I was just fired – how do I know if it was a wrongful termination?

If you were just fired, you are probably still having a hard time grasping the reality of your situation. You may be going through a stressful and painful time, wishing you could forget the humiliation you experienced. At this point, it may be worth your while trying to understand what wrongful termination is and whether you would need a wrongful termination attorney to help you fight for your rights.

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Should you start by talking to an attorney?

Going over the circumstances of the day you were fired, you may come to the conclusion that this was a wrongful termination that should never have happened. To make sure you are on the right track, you may want an attorney to review the facts of your termination and assess the situation to determine whether the case warrants a legal claim.

Your lawyer may offer several ideas as to how to proceed once you yourself are clear on whether you want to be reinstated or you want a fair severance package. You may also consider filing either administrative charges or a lawsuit against your former employer, or you may decide you would do better putting the whole unpleasant experience behind you and moving on to a new job.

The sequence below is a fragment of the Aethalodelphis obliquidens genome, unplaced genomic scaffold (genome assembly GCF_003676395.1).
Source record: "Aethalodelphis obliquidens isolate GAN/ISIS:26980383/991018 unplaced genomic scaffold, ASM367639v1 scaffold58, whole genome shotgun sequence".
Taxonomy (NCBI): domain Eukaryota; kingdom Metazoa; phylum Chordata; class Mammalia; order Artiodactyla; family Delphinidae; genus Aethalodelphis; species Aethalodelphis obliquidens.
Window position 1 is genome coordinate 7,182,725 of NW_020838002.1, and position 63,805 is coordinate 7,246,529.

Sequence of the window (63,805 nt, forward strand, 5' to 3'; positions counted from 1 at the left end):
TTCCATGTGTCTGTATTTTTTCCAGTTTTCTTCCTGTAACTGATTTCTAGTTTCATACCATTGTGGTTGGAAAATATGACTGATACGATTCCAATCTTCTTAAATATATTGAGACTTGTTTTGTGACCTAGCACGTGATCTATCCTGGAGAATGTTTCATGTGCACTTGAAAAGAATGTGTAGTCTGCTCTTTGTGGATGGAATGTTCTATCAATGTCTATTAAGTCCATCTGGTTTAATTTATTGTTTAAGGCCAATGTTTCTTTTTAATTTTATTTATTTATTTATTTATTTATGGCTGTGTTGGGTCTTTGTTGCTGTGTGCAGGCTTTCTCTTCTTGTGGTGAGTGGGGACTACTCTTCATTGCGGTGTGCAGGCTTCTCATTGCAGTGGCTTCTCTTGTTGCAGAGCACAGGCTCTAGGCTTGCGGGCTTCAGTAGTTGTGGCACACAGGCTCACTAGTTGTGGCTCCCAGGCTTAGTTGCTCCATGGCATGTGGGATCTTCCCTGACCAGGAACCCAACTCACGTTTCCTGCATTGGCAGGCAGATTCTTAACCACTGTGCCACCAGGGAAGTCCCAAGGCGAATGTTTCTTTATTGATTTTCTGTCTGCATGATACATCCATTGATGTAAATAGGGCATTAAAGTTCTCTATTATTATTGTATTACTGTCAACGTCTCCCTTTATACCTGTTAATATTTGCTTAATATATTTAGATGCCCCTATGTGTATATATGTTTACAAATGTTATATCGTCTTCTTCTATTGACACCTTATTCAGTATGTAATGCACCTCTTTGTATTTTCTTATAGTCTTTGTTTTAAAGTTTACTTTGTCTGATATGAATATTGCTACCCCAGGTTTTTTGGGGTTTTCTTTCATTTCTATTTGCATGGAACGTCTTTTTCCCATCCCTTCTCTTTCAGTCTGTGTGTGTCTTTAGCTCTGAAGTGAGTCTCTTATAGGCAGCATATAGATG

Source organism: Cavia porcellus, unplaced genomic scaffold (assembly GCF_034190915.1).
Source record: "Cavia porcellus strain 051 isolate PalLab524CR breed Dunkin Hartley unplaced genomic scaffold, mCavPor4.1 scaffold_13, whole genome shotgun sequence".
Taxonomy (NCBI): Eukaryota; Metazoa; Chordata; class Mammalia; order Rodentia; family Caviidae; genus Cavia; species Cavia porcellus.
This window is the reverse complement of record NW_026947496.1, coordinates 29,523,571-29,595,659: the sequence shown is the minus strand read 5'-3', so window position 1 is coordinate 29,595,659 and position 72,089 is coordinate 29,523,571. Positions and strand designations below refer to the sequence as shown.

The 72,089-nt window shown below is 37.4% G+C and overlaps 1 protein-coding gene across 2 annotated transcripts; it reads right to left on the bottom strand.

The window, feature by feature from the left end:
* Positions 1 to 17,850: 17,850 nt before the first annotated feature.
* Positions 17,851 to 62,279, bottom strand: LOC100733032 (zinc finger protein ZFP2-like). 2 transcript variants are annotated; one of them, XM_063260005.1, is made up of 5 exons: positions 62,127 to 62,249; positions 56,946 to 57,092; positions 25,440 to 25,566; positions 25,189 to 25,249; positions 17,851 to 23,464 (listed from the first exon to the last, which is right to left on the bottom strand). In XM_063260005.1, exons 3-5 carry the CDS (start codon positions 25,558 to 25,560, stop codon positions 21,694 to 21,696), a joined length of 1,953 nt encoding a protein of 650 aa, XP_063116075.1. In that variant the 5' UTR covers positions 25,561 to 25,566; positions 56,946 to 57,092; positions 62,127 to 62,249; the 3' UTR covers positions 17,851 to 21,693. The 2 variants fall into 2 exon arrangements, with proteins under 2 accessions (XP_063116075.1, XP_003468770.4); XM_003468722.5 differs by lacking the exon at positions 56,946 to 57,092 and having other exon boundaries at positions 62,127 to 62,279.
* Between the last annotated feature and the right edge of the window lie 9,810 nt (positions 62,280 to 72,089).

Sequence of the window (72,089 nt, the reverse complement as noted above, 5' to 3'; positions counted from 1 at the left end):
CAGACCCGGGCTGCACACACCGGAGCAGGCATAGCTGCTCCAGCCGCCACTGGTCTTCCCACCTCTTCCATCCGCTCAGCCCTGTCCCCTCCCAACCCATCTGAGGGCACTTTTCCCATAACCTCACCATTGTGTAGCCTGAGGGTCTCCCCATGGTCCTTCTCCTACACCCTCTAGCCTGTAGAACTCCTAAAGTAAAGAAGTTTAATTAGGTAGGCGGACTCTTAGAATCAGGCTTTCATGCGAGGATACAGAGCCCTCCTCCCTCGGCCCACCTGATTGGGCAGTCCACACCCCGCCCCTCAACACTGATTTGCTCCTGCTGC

If you were asked to sign a waiver or release of claims giving up your right to sue, you might have firmly shut that door even if you later change your mind about bringing a lawsuit against them. It’s recommended that you not sign until you have had a consultation with your attorney to understand what claims you would be giving up and how much they might be worth.

What are some common examples of wrongful termination?

  • Discrimination is a frequent cause of wrongful termination. This can be present when you lose your job because of your age, race, gender identity, religious beliefs, a disability, or other reasons. You may have been witness to actions that suggest that this is precisely why you were let go.
  • Retaliation is another form of wrongful termination and it happens when you are a whistleblower or when you are a witness to an illegal activity going on and say something about it to your employer. Also, if you have filed a complaint with the EEOC because you believe you have been suffering from harassment or discrimination and are then fired.
  • You were fired because you were on a permitted medical leave, or because you had to take time off to have a baby, or because you took time off to go vote or serve on jury duty.
  • You lost your job a very short time before you were due to receive some benefits, such as vesting stock options, or because if you had stayed longer you would have been eligible to receive a pension or an amount for your retirement.
  • Despite having an employment contract that clearly specifies when you can be terminated, your employer has violated an element of the contract.

Don’t leave your job loss unresolved. A wrongful termination attorney can review the facts of your case and suggest the best way to proceed. You may be entitled to receive a severance package or even be reinstated in your job if that is what you wish.

Interesting related article: “What is a Lawsuit?